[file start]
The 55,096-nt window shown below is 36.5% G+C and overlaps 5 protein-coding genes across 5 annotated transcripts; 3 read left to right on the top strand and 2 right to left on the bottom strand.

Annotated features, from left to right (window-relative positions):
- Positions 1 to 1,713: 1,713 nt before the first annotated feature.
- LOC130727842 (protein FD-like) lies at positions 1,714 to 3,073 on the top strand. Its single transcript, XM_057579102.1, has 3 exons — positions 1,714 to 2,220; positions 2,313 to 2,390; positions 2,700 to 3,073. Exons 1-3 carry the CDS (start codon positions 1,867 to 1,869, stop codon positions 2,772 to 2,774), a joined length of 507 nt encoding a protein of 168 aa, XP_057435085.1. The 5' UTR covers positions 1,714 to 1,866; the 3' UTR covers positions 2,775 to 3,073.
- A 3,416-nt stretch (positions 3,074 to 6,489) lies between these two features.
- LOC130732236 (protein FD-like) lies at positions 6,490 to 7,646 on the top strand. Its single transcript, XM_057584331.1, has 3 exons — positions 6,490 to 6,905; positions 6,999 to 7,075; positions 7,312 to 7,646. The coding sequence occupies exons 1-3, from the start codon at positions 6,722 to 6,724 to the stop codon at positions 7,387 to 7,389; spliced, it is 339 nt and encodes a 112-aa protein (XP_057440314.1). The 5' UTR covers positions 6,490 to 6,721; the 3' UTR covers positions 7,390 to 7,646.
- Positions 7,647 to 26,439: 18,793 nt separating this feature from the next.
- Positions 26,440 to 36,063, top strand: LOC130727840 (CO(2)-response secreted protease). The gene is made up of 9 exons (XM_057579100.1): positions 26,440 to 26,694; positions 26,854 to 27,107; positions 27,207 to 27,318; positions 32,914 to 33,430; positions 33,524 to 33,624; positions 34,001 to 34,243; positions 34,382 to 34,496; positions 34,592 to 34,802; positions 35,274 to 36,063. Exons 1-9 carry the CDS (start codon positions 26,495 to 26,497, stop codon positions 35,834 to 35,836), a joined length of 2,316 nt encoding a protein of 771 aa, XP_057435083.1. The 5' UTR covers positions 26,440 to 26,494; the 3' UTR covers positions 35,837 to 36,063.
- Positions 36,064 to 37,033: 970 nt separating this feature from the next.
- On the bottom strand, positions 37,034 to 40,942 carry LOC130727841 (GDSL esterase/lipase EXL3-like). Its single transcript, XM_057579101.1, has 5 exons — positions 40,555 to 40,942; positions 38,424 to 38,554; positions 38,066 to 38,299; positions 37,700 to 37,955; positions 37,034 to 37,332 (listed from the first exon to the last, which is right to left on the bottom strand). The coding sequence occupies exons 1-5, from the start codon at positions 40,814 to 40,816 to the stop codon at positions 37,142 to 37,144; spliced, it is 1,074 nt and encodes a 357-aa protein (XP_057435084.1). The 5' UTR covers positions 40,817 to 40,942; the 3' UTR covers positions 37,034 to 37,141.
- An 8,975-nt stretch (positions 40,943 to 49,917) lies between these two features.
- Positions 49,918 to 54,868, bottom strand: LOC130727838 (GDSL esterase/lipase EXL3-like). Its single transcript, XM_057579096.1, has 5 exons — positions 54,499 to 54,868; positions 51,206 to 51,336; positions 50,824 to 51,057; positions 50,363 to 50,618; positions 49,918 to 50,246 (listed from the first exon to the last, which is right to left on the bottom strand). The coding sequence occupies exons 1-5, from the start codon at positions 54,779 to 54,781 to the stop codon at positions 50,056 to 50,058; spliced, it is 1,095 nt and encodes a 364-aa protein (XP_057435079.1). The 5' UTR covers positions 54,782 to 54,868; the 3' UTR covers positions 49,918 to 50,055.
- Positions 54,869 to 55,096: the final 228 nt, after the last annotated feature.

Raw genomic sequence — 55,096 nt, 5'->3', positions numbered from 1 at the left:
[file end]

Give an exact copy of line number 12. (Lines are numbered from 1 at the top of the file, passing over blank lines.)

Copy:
- Positions 49,918 to 54,868, bottom strand: LOC130727838 (GDSL esterase/lipase EXL3-like). Its single transcript, XM_057579096.1, has 5 exons — positions 54,499 to 54,868; positions 51,206 to 51,336; positions 50,824 to 51,057; positions 50,363 to 50,618; positions 49,918 to 50,246 (listed from the first exon to the last, which is right to left on the bottom strand). The coding sequence occupies exons 1-5, from the start codon at positions 54,779 to 54,781 to the stop codon at positions 50,056 to 50,058; spliced, it is 1,095 nt and encodes a 364-aa protein (XP_057435079.1). The 5' UTR covers positions 54,782 to 54,868; the 3' UTR covers positions 49,918 to 50,055.